Question about how Hubble can see objects from soon after the Big Bang

Discussion in 'Science and Technology' started by FluffyUnbound, Dec 13, 2012.

  1. FluffyUnbound

    FluffyUnbound Rear Admiral Rear Admiral

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    So there's this article today that says:

    I have never understood how this is mathematically possible.

    The universe is expanding at less than the speed of light.

    So 600 million years after the Big Bang, it should have been less than 600 million light years across.

    So wouldn't the light emitted by these objects then have reached the limit of the universe not more than 1.2 billion years after it was emitted?

    How can that light still be traveling around anywhere for us to see it?
     
  2. MacLeod

    MacLeod Admiral Admiral

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    Re: Question about how Hubble can see objects from soon after the Big

    Remember Galaxies are moving as well. So as the universe expands the distance between galaxies can do so as well. So 12 billion or so years ago galaxy and galaxy B might have been sperated by a few hundred thousands light years. Whilst today they are sperated by billions of light years.
     
  3. YellowSubmarine

    YellowSubmarine Rear Admiral Rear Admiral

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    Re: Question about how Hubble can see objects from soon after the Big

    First, the universe is not expanding at less than the speed of light, there are some stars presently moving away from us at a speed faster than the speed of light (these are all objects that are 14 billion light years away and further).

    Second, the edge of the observable universe is 46 billion light years away.
     
  4. Asbo Zaprudder

    Asbo Zaprudder Rear Admiral Rear Admiral

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    Re: Question about how Hubble can see objects from soon after the Big

    It is mathematically possible, but you have to understand the maths. Even if you do understand the maths, it's difficult to get your head round. It's the space-time manifold that's expanding and the relative expansion is not limited to the speed of light. Weirdness ensues, for example non-conservation of energy.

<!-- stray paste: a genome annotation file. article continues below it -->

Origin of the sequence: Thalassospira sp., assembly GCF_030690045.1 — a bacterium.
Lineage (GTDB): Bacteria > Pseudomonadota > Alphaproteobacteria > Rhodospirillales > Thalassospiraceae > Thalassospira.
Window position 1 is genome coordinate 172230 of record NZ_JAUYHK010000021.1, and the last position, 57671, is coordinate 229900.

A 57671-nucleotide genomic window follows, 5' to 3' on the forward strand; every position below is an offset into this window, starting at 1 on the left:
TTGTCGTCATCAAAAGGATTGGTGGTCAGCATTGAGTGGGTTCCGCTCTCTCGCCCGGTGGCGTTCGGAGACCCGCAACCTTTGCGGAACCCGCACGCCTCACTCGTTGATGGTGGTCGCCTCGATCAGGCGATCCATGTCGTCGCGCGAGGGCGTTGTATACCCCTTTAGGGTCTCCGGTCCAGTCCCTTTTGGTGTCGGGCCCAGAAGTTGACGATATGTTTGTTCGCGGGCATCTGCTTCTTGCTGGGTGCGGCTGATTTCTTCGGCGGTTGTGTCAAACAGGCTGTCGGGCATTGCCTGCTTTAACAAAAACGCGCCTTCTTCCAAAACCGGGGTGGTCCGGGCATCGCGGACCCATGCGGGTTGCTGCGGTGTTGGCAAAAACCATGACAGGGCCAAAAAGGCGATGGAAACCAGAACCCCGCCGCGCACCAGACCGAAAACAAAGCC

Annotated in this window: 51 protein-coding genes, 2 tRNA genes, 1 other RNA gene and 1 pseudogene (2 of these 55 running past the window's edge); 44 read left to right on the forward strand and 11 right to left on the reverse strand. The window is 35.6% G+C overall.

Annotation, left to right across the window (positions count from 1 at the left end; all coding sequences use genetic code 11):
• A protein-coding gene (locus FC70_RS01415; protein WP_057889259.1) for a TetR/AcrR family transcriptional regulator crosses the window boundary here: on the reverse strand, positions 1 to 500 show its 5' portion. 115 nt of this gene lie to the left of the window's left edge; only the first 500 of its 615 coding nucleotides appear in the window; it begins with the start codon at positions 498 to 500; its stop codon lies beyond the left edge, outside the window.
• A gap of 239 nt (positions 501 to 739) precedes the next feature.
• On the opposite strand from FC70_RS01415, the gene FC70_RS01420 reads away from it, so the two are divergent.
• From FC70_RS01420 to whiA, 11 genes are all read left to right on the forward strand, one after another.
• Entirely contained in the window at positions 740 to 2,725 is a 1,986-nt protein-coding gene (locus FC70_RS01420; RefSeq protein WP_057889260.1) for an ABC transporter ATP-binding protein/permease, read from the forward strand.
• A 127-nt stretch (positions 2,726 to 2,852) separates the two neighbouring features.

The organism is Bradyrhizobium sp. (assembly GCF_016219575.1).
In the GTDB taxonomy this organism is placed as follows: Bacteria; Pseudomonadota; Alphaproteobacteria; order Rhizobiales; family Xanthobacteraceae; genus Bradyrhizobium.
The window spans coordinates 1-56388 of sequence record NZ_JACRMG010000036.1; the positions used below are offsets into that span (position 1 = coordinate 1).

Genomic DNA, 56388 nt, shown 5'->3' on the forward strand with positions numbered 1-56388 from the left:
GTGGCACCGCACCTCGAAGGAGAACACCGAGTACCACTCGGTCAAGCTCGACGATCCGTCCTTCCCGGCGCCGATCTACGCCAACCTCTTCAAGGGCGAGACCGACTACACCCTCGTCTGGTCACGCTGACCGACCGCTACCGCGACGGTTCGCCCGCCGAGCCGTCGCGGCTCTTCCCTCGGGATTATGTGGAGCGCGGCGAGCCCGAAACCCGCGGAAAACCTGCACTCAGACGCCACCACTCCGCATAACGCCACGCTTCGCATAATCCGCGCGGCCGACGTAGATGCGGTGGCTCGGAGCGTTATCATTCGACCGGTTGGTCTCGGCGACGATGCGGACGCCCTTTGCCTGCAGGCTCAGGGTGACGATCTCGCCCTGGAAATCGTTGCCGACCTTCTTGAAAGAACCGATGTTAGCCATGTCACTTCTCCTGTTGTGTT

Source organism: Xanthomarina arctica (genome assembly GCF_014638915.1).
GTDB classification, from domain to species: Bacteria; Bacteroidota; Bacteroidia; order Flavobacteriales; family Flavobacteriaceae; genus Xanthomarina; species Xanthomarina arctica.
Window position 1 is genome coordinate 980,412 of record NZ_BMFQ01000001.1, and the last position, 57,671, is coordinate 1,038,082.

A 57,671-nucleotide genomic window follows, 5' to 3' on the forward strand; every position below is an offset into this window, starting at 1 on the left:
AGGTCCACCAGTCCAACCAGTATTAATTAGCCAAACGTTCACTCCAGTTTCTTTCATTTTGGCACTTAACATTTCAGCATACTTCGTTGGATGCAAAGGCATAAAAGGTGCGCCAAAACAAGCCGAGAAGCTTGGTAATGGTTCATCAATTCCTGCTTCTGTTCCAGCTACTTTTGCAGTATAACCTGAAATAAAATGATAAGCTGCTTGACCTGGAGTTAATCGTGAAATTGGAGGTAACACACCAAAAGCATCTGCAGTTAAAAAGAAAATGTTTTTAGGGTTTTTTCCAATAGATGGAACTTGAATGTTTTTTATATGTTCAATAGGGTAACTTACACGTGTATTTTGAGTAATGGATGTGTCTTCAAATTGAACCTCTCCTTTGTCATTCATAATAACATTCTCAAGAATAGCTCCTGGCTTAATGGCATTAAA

http://math.ucr.edu/home/baez/physics/Relativity/GR/energy_gr.html

    No-one knows how big the universe actually is, but measurements of its curvature seem to imply that it must be much bigger than its observable size.

    http://atramateria.com/the-size-of-the-universe-at-least-250-times-larger-than-what-is-visible/

    It might be infinite, or it might be finite but closed and not have an edge at all.

    http://map.gsfc.nasa.gov/universe/uni_shape.html
     
  5. FluffyUnbound

    FluffyUnbound Rear Admiral Rear Admiral

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    Re: Question about how Hubble can see objects from soon after the Big

    But if the space-time manifold is expanding at faster than the speed of light, then we shouldn't be able to see the rest of the universe outside of our galactic cluster at all.

    Because the photons emitted from those light sources would end up acting like photons trying to escape from a black hole. Wouldn't they?

    That's why I'm confused.

    These distant objects are either moving away from us at less than / equal to the speed of light, or more than the speed of light. If it's the former, then the light should have passed our location already. If it's the latter, the light should never reach us and the universe should be a sort of reverse event horizon surrounding us in every direction.

    Light that is 13 billion odd years old must have been 13 billion light years away from us when it was emitted, if c is a constant. Right?
     
  6. FluffyUnbound

    FluffyUnbound Rear Admiral Rear Admiral

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    Re: Question about how Hubble can see objects from soon after the Big